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Tuesday, April 10, 2012

Movie: Jewel Robbery



Jewel Robbery
based on a story by Ladislaus Fodor
1932


It surely didn't win any awards for its bland title and it's not even close to being a whodunit, but Jewel Robbery is notable for its comic touch and for the fact that it stars William Powell, several years before he took a crack at those six Thin Man movies.

Powell's connection to crime and mystery cinema had already been established by this time. His first movie role, in 1922, was a minor part in the John Barrymore version of Sherlock Holmes. By the time of Jewel Robbery he had already taken on the role of Philo Vance in four films and would do so one more time, in 1933.

Powell's role here is a character known as The Robber. He's a dapper and quite sophisticated jewel thief in the vein of The Lone Wolf and that sort. When he knocks off a jewelry shop, in a very precisely orchestrated operation, the urbane Robber comes upon a young, attractive Baroness who catches his eye - and vice versa.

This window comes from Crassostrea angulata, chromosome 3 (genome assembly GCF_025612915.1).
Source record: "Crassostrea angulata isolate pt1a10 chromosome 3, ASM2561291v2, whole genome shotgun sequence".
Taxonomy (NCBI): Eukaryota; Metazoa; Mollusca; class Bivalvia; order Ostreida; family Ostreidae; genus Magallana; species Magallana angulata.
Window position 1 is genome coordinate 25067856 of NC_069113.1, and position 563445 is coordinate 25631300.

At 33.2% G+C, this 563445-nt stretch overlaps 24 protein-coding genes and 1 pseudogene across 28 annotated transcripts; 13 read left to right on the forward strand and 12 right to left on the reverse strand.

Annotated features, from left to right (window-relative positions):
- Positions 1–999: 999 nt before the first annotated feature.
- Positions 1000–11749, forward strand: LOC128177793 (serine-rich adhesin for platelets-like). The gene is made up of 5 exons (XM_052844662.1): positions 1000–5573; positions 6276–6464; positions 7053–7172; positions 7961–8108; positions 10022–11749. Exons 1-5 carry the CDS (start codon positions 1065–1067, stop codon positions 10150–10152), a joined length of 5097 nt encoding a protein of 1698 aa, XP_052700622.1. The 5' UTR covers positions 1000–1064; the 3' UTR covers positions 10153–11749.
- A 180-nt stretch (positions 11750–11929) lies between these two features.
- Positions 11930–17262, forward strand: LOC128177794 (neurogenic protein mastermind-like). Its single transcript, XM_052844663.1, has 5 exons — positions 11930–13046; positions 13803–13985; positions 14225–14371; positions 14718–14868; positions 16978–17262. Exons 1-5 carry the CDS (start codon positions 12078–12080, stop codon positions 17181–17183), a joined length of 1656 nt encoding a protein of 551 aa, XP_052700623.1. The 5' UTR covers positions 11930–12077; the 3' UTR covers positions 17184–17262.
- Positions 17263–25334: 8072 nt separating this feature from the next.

All of which adds up to a mildly screwy screwball comedy with a healthy dash of romance, grafted onto a framework of a crime story that's mostly there to keep the plot moving in a forward direction. I'd rank it as a mildly diverting curiosity, if you like this sort of thing, and not much more than that.

The New York Times reviewed this one back in the day. They called it "nervous, brittle comedy of a sort that is sufficiently novel in the films to be stimulating. " More here.

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